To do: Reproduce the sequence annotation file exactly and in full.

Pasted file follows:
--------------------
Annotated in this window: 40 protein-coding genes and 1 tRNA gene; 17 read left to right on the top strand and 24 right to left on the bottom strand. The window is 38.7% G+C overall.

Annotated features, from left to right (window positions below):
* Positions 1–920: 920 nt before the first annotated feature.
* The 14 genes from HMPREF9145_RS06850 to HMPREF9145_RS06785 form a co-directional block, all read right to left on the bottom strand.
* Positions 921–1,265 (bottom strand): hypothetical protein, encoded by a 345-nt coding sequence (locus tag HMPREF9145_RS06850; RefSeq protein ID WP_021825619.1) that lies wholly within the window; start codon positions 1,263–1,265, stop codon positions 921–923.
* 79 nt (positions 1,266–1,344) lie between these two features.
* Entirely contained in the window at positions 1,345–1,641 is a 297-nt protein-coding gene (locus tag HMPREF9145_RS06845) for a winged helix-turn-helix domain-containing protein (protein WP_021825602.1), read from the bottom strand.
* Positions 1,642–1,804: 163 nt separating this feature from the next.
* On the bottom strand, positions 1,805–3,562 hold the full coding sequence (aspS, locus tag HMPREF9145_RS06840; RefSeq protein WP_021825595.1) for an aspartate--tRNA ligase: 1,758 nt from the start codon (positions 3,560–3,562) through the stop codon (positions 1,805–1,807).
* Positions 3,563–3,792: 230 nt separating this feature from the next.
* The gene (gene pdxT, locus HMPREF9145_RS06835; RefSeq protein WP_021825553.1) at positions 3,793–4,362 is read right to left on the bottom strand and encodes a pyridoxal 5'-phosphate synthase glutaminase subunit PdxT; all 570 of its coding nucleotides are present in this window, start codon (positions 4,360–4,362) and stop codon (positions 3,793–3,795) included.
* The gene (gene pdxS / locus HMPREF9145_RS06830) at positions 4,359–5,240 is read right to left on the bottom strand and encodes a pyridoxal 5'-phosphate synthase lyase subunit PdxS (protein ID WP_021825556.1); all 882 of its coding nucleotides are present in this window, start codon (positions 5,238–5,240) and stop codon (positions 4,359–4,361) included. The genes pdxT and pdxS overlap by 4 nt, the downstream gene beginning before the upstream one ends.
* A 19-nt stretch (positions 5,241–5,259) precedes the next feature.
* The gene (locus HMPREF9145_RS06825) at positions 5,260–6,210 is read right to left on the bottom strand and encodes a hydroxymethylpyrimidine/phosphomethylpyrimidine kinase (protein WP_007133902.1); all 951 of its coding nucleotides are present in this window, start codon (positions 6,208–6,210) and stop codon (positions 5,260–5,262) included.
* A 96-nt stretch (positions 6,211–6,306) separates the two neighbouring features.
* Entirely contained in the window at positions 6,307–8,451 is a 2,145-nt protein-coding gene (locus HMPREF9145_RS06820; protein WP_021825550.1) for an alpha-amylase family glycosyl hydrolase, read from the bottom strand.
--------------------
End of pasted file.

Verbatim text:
Annotated in this window: 40 protein-coding genes and 1 tRNA gene; 17 read left to right on the top strand and 24 right to left on the bottom strand. The window is 38.7% G+C overall.

Annotated features, from left to right (window positions below):
* Positions 1–920: 920 nt before the first annotated feature.
* The 14 genes from HMPREF9145_RS06850 to HMPREF9145_RS06785 form a co-directional block, all read right to left on the bottom strand.
* Positions 921–1,265 (bottom strand): hypothetical protein, encoded by a 345-nt coding sequence (locus tag HMPREF9145_RS06850; RefSeq protein ID WP_021825619.1) that lies wholly within the window; start codon positions 1,263–1,265, stop codon positions 921–923.
* 79 nt (positions 1,266–1,344) lie between these two features.
* Entirely contained in the window at positions 1,345–1,641 is a 297-nt protein-coding gene (locus tag HMPREF9145_RS06845) for a winged helix-turn-helix domain-containing protein (protein WP_021825602.1), read from the bottom strand.
* Positions 1,642–1,804: 163 nt separating this feature from the next.
* On the bottom strand, positions 1,805–3,562 hold the full coding sequence (aspS, locus tag HMPREF9145_RS06840; RefSeq protein WP_021825595.1) for an aspartate--tRNA ligase: 1,758 nt from the start codon (positions 3,560–3,562) through the stop codon (positions 1,805–1,807).
* Positions 3,563–3,792: 230 nt separating this feature from the next.
* The gene (gene pdxT, locus HMPREF9145_RS06835; RefSeq protein WP_021825553.1) at positions 3,793–4,362 is read right to left on the bottom strand and encodes a pyridoxal 5'-phosphate synthase glutaminase subunit PdxT; all 570 of its coding nucleotides are present in this window, start codon (positions 4,360–4,362) and stop codon (positions 3,793–3,795) included.
* The gene (gene pdxS / locus HMPREF9145_RS06830) at positions 4,359–5,240 is read right to left on the bottom strand and encodes a pyridoxal 5'-phosphate synthase lyase subunit PdxS (protein ID WP_021825556.1); all 882 of its coding nucleotides are present in this window, start codon (positions 5,238–5,240) and stop codon (positions 4,359–4,361) included. The genes pdxT and pdxS overlap by 4 nt, the downstream gene beginning before the upstream one ends.
* A 19-nt stretch (positions 5,241–5,259) precedes the next feature.
* The gene (locus HMPREF9145_RS06825) at positions 5,260–6,210 is read right to left on the bottom strand and encodes a hydroxymethylpyrimidine/phosphomethylpyrimidine kinase (protein WP_007133902.1); all 951 of its coding nucleotides are present in this window, start codon (positions 6,208–6,210) and stop codon (positions 5,260–5,262) included.
* A 96-nt stretch (positions 6,211–6,306) separates the two neighbouring features.
* Entirely contained in the window at positions 6,307–8,451 is a 2,145-nt protein-coding gene (locus HMPREF9145_RS06820; protein WP_021825550.1) for an alpha-amylase family glycosyl hydrolase, read from the bottom strand.